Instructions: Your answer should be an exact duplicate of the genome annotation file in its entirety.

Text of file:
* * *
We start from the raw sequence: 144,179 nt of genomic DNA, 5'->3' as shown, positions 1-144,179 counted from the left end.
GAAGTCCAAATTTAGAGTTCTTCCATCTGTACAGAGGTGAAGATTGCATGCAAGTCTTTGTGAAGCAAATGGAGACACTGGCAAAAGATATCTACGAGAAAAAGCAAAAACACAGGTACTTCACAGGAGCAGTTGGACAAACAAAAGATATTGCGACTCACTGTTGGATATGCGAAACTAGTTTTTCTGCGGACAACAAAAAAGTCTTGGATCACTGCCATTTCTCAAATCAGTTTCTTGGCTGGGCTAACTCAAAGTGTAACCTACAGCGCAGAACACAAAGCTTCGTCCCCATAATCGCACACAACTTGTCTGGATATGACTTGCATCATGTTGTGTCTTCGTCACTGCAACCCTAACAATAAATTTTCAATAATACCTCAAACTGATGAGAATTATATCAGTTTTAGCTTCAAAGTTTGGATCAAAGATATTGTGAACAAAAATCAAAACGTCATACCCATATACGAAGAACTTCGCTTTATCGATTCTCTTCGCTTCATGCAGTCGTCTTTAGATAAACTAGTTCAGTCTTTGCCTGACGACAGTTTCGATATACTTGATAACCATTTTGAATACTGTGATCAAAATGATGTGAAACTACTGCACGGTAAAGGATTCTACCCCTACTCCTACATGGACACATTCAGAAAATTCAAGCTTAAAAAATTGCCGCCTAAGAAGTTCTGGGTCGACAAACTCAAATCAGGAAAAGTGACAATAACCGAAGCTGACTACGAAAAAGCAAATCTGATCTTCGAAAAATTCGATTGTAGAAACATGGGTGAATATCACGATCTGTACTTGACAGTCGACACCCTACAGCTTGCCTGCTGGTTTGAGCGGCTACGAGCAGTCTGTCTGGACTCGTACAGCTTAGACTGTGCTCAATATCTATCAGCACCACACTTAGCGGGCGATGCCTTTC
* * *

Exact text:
We start from the raw sequence: 144,179 nt of genomic DNA, 5'->3' as shown, positions 1-144,179 counted from the left end.
GAAGTCCAAATTTAGAGTTCTTCCATCTGTACAGAGGTGAAGATTGCATGCAAGTCTTTGTGAAGCAAATGGAGACACTGGCAAAAGATATCTACGAGAAAAAGCAAAAACACAGGTACTTCACAGGAGCAGTTGGACAAACAAAAGATATTGCGACTCACTGTTGGATATGCGAAACTAGTTTTTCTGCGGACAACAAAAAAGTCTTGGATCACTGCCATTTCTCAAATCAGTTTCTTGGCTGGGCTAACTCAAAGTGTAACCTACAGCGCAGAACACAAAGCTTCGTCCCCATAATCGCACACAACTTGTCTGGATATGACTTGCATCATGTTGTGTCTTCGTCACTGCAACCCTAACAATAAATTTTCAATAATACCTCAAACTGATGAGAATTATATCAGTTTTAGCTTCAAAGTTTGGATCAAAGATATTGTGAACAAAAATCAAAACGTCATACCCATATACGAAGAACTTCGCTTTATCGATTCTCTTCGCTTCATGCAGTCGTCTTTAGATAAACTAGTTCAGTCTTTGCCTGACGACAGTTTCGATATACTTGATAACCATTTTGAATACTGTGATCAAAATGATGTGAAACTACTGCACGGTAAAGGATTCTACCCCTACTCCTACATGGACACATTCAGAAAATTCAAGCTTAAAAAATTGCCGCCTAAGAAGTTCTGGGTCGACAAACTCAAATCAGGAAAAGTGACAATAACCGAAGCTGACTACGAAAAAGCAAATCTGATCTTCGAAAAATTCGATTGTAGAAACATGGGTGAATATCACGATCTGTACTTGACAGTCGACACCCTACAGCTTGCCTGCTGGTTTGAGCGGCTACGAGCAGTCTGTCTGGACTCGTACAGCTTAGACTGTGCTCAATATCTATCAGCACCACACTTAGCGGGCGATGCCTTTC